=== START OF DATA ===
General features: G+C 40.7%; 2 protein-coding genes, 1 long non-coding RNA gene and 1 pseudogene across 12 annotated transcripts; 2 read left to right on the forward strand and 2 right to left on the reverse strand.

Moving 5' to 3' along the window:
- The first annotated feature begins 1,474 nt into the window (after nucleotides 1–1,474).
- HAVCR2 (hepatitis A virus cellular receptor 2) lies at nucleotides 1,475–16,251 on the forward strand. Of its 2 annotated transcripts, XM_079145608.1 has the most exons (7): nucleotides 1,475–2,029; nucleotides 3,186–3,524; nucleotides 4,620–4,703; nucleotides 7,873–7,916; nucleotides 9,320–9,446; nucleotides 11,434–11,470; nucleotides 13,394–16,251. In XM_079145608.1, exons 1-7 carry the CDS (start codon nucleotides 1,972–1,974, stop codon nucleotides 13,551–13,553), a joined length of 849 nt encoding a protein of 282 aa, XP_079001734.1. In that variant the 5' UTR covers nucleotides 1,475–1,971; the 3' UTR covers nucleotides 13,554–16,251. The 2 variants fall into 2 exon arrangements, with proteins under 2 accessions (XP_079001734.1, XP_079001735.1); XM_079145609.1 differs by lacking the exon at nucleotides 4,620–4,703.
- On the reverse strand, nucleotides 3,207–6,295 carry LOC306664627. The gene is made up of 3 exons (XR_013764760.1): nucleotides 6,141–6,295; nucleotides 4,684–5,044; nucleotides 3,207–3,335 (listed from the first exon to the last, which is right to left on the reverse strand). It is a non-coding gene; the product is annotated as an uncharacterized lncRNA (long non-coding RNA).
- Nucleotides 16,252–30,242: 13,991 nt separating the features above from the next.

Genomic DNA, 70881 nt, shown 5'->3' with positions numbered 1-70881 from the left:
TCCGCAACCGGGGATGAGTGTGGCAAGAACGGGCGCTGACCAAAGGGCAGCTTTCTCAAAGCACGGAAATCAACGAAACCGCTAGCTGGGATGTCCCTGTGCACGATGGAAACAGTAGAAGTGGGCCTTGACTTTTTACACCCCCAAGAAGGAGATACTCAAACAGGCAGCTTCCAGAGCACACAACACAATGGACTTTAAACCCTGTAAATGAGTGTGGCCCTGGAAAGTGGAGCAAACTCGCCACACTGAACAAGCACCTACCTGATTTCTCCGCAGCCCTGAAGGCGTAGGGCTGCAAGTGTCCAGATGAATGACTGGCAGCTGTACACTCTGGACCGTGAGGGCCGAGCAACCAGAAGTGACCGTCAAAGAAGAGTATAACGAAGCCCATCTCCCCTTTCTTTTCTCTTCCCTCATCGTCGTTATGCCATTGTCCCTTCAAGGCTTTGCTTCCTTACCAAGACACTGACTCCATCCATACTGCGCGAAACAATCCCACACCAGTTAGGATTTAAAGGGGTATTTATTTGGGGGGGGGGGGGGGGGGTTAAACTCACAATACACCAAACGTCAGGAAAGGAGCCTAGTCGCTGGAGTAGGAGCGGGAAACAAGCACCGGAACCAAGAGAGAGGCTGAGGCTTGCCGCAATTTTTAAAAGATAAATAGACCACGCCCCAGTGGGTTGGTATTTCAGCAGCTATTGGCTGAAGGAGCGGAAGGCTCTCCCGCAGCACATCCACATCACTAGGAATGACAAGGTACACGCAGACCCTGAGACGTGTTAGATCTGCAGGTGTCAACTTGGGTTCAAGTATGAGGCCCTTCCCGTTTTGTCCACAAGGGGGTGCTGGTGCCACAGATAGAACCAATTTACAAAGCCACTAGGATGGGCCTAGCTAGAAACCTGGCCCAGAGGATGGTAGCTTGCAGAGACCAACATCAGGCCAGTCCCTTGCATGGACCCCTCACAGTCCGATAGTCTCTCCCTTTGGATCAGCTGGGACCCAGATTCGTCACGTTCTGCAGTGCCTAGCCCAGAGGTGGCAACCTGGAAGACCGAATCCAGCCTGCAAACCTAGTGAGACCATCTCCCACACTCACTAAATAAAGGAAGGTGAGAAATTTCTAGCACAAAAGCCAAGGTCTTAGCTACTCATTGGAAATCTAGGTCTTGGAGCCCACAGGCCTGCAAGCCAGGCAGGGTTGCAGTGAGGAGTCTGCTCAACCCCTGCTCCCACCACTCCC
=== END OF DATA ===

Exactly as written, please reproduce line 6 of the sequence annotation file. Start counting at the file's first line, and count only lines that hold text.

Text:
- Nucleotides 16,252–30,242: 13,991 nt separating the features above from the next.